There are too few Hellcats about to say how reliable they are but the big engines are under-stressed so there shouldn’t be too many problems in that department. From a quality point of view, the Confederate is built to the highest standard using the best materials and parts money can buy.
For such a big and heavy (222kg) machine the Hellcat is surprisingly sporty on the move. The steering is light, as is the clutch action and the five-speed gearbox. Thanks to its stiff suspension, short (for a cruiser) wheelbase and nimble steering geometry it lets you get away with being aggressive into corners. The brakes are super-powerful and you can almost stuff it into a bend as hard as a sportsbike, but be warned as running such wide tyres and being so big, it won’t hold a line at any great speed. Get too carried away and you’ll run out of road! One thing to say is with its stiff suspension and pounding motor, this is not the bike to be caught short on. Carrying a full bladder on the Confederate is hell on earth.
The Hellcat’s 2147cc 45° V-twin motor is a torque-monster. Producing a massive 150ftlb at a lazy 3900rpm the Confederate dishes out internal organ-moving acceleration in top gear with as little as 1500rpm showing on the tacho. Nothing can prepare you for the brutality of this monster engine. Keep the throttle nailed and the needle swings past the 6000rpm mark, pinning you back in the hand-stitched black leather seat. Cars disappear in its tiny bar-end mirrors (which actually give a better view than a Ducati 1098’s!), the thunderous roar from the pipes and the guttural, deep induction growl, barely silenced by the racing air-filter seeps past your ear plus and drills into your head. You feel every single power pulse from the engine through your feet, hands, bum and head; it’s like sitting on a pneumatic drill while a band of tribal drummers whack the hell out of your helmet.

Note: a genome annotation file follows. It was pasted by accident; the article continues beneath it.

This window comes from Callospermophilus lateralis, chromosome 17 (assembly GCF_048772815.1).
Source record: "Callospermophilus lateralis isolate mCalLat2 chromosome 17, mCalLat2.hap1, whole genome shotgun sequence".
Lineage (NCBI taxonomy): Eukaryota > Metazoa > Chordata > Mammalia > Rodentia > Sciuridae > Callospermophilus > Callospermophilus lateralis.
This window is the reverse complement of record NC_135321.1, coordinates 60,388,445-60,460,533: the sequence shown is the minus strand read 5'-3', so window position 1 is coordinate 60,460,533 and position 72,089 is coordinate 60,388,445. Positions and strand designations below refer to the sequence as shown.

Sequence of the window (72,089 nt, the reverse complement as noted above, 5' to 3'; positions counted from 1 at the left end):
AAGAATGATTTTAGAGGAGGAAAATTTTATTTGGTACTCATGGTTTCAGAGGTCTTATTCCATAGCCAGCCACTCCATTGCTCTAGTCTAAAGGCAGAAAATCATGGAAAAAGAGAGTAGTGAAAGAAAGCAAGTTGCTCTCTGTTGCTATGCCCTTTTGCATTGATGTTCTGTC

With such a whopping great price tag, the Hellcat isn’t what you’d call outstanding value for money. But if you’ve got the dosh and want something exclusive and packed with raw, unadulterated attitude the Confederate is as cool as they come.
It comes with a vast array of mouth-watering features, like Xenon headlights, a dry clutch, fully-adjustable 50mm Marzocchi forks (the same as you get on an MV Agusta F4 1000), twin Penske rear shocks and 18-inch BST carbon fibre wheels shod with big fat Metzeler tyres: a 130/60-section front and a massive 240/40 on the rear. From any angle you can see swathes of shiny billet aluminium pieces garnishing the Hellcat, from the chunky yokes, twin ISR six-piston front brake calipers, footrests and hangers, rocker covers, engine cases; the list goes on…Not only does the swingarm double up as a pair of exhausts, the tubular steel spine frame doubles up as the oil tank for the dry sump engine.